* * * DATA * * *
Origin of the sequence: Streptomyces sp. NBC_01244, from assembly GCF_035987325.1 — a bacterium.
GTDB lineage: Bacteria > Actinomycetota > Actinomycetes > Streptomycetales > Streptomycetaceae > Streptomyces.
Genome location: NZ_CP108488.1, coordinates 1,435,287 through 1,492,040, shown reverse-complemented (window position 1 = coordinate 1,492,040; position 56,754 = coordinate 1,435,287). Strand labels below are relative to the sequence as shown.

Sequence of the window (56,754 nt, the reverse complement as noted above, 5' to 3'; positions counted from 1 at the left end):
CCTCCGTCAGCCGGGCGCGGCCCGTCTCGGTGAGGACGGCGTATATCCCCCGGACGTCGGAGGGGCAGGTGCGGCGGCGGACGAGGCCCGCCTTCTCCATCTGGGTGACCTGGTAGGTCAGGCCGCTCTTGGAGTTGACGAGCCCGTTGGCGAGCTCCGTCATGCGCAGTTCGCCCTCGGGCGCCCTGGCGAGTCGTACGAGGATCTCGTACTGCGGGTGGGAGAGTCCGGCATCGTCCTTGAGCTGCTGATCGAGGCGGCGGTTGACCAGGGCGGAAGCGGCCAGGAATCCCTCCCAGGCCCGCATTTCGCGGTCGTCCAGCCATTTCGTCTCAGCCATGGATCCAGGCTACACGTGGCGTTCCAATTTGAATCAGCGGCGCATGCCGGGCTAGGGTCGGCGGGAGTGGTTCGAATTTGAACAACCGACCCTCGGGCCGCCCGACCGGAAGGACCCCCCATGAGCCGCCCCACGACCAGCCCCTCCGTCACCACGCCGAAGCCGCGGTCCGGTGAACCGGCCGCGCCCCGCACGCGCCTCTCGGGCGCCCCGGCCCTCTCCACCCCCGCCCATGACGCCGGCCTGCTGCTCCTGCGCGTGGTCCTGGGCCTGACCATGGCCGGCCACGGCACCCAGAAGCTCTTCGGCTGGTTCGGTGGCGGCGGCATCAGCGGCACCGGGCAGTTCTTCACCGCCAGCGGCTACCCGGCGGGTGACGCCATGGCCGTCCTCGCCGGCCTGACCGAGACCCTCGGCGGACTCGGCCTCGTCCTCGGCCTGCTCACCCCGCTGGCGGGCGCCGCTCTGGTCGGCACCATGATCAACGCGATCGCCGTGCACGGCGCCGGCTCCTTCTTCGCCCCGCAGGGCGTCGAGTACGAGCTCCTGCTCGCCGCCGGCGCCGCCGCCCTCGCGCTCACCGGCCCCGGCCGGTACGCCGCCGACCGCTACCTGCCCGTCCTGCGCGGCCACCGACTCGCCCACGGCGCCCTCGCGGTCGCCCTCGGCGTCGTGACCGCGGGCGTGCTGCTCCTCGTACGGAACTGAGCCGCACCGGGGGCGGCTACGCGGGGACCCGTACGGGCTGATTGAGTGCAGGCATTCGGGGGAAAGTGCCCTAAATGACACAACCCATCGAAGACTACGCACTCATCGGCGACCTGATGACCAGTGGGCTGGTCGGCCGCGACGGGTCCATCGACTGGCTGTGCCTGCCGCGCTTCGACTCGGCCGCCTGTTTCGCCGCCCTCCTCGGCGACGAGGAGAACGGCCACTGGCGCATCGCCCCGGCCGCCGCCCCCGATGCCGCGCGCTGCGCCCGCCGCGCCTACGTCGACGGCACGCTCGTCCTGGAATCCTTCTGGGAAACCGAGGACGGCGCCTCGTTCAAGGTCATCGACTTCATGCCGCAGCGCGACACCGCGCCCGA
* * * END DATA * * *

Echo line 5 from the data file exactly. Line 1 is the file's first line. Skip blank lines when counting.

CCTCCGTCAGCCGGGCGCGGCCCGTCTCGGTGAGGACGGCGTATATCCCCCGGACGTCGGAGGGGCAGGTGCGGCGGCGGACGAGGCCCGCCTTCTCCATCTGGGTGACCTGGTAGGTCAGGCCGCTCTTGGAGTTGACGAGCCCGTTGGCGAGCTCCGTCATGCGCAGTTCGCCCTCGGGCGCCCTGGCGAGTCGTACGAGGATCTCGTACTGCGGGTGGGAGAGTCCGGCATCGTCCTTGAGCTGCTGATCGAGGCGGCGGTTGACCAGGGCGGAAGCGGCCAGGAATCCCTCCCAGGCCCGCATTTCGCGGTCGTCCAGCCATTTCGTCTCAGCCATGGATCCAGGCTACACGTGGCGTTCCAATTTGAATCAGCGGCGCATGCCGGGCTAGGGTCGGCGGGAGTGGTTCGAATTTGAACAACCGACCCTCGGGCCGCCCGACCGGAAGGACCCCCCATGAGCCGCCCCACGACCAGCCCCTCCGTCACCACGCCGAAGCCGCGGTCCGGTGAACCGGCCGCGCCCCGCACGCGCCTCTCGGGCGCCCCGGCCCTCTCCACCCCCGCCCATGACGCCGGCCTGCTGCTCCTGCGCGTGGTCCTGGGCCTGACCATGGCCGGCCACGGCACCCAGAAGCTCTTCGGCTGGTTCGGTGGCGGCGGCATCAGCGGCACCGGGCAGTTCTTCACCGCCAGCGGCTACCCGGCGGGTGACGCCATGGCCGTCCTCGCCGGCCTGACCGAGACCCTCGGCGGACTCGGCCTCGTCCTCGGCCTGCTCACCCCGCTGGCGGGCGCCGCTCTGGTCGGCACCATGATCAACGCGATCGCCGTGCACGGCGCCGGCTCCTTCTTCGCCCCGCAGGGCGTCGAGTACGAGCTCCTGCTCGCCGCCGGCGCCGCCGCCCTCGCGCTCACCGGCCCCGGCCGGTACGCCGCCGACCGCTACCTGCCCGTCCTGCGCGGCCACCGACTCGCCCACGGCGCCCTCGCGGTCGCCCTCGGCGTCGTGACCGCGGGCGTGCTGCTCCTCGTACGGAACTGAGCCGCACCGGGGGCGGCTACGCGGGGACCCGTACGGGCTGATTGAGTGCAGGCATTCGGGGGAAAGTGCCCTAAATGACACAACCCATCGAAGACTACGCACTCATCGGCGACCTGATGACCAGTGGGCTGGTCGGCCGCGACGGGTCCATCGACTGGCTGTGCCTGCCGCGCTTCGACTCGGCCGCCTGTTTCGCCGCCCTCCTCGGCGACGAGGAGAACGGCCACTGGCGCATCGCCCCGGCCGCCGCCCCCGATGCCGCGCGCTGCGCCCGCCGCGCCTACGTCGACGGCACGCTCGTCCTGGAATCCTTCTGGGAAACCGAGGACGGCGCCTCGTTCAAGGTCATCGACTTCATGCCGCAGCGCGACACCGCGCCCGA